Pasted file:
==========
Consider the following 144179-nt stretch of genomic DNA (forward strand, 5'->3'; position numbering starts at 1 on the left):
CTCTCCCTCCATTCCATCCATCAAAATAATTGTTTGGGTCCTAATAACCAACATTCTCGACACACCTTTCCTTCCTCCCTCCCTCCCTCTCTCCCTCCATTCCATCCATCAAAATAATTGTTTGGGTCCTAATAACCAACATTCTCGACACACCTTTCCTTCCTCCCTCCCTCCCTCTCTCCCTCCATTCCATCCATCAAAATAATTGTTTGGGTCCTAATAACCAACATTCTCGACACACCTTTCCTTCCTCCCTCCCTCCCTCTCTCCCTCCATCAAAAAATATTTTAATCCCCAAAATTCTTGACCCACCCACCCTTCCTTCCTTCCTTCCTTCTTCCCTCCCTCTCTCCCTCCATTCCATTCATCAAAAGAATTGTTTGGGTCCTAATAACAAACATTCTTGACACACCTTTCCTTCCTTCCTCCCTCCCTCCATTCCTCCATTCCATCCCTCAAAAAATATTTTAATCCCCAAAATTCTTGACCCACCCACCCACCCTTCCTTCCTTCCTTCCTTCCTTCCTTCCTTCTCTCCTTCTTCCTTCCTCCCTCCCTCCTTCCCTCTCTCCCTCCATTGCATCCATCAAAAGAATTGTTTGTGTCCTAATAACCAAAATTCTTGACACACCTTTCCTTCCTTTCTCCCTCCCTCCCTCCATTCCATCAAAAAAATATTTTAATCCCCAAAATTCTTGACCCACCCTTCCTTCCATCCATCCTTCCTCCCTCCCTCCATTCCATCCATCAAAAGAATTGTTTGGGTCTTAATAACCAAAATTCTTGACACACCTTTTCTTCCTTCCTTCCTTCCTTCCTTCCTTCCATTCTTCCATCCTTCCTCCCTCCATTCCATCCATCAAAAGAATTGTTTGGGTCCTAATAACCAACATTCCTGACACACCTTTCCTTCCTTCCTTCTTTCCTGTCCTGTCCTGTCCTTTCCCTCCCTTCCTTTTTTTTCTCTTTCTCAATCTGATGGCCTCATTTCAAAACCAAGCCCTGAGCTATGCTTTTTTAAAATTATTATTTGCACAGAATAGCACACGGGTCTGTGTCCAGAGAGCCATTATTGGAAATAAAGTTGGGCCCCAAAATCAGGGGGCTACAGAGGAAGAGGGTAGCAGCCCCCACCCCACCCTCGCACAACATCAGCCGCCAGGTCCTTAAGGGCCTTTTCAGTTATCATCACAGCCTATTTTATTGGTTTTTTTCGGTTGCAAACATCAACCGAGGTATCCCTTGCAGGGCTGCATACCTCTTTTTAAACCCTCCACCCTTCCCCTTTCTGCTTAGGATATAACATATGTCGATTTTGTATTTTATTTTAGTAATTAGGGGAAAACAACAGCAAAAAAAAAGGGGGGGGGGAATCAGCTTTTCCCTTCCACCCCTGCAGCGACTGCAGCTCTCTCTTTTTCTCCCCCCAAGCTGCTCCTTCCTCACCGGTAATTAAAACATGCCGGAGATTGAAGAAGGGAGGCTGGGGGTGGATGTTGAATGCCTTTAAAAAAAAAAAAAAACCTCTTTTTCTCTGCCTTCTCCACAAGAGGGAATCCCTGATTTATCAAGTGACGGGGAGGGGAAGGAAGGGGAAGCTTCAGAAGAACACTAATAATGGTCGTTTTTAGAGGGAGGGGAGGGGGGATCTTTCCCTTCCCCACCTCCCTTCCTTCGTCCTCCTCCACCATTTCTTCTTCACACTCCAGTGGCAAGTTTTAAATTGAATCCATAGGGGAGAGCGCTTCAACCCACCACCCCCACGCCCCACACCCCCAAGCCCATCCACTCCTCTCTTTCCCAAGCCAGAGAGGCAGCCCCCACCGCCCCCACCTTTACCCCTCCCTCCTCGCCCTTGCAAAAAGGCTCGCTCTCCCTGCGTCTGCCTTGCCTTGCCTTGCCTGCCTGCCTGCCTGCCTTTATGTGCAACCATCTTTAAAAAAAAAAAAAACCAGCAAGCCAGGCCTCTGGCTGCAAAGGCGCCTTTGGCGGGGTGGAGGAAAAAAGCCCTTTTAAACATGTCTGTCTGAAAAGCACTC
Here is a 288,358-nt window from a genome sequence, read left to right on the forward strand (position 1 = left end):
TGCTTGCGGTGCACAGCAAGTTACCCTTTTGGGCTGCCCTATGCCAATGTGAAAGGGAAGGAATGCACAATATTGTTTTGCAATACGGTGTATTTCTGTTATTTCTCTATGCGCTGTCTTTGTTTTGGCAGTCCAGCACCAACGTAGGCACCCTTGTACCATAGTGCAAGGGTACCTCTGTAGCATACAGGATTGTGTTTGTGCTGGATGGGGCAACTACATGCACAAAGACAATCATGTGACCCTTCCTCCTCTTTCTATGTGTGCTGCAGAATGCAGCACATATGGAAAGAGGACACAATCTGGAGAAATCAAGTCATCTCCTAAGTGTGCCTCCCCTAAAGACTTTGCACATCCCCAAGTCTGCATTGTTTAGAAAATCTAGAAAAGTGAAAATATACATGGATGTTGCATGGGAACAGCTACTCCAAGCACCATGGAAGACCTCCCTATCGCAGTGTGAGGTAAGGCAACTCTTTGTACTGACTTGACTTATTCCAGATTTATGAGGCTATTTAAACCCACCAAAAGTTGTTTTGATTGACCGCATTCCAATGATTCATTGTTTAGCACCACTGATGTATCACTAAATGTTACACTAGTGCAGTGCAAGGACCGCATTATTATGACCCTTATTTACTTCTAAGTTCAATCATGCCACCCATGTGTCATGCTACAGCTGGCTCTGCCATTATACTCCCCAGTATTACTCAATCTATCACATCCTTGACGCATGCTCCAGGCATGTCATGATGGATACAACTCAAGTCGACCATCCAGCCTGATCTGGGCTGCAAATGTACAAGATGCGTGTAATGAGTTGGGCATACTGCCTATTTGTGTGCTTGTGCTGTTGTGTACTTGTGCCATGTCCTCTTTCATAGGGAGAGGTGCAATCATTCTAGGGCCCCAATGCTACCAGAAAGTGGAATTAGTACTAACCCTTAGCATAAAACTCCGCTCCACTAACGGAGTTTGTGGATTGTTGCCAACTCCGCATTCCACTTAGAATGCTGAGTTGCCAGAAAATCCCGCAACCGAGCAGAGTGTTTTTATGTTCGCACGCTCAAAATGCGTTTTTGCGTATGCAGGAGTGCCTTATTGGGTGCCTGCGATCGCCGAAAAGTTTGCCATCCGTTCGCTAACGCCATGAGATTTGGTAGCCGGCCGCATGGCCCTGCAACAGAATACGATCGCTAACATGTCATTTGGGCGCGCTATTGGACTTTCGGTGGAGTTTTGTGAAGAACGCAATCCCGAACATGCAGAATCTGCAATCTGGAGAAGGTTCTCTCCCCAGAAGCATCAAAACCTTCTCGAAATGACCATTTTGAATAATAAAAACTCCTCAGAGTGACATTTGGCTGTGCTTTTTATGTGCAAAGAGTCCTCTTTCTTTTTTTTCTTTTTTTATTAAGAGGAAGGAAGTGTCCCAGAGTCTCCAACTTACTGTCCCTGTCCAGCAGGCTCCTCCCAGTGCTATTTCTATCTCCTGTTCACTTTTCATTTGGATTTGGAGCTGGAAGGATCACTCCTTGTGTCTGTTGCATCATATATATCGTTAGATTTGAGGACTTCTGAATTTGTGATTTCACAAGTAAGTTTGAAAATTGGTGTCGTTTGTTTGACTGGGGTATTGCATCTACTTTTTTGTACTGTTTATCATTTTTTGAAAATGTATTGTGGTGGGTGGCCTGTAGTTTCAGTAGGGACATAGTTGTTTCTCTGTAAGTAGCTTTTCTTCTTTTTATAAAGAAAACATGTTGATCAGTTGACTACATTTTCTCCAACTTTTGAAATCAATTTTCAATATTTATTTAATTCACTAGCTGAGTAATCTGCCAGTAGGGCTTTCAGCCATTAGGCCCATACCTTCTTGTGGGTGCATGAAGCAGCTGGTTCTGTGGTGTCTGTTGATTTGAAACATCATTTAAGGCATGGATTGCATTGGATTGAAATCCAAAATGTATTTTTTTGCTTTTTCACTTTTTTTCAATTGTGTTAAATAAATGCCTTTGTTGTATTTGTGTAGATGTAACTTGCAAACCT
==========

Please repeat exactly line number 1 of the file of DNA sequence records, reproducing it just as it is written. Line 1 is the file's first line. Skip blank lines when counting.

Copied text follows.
Consider the following 144179-nt stretch of genomic DNA (forward strand, 5'->3'; position numbering starts at 1 on the left):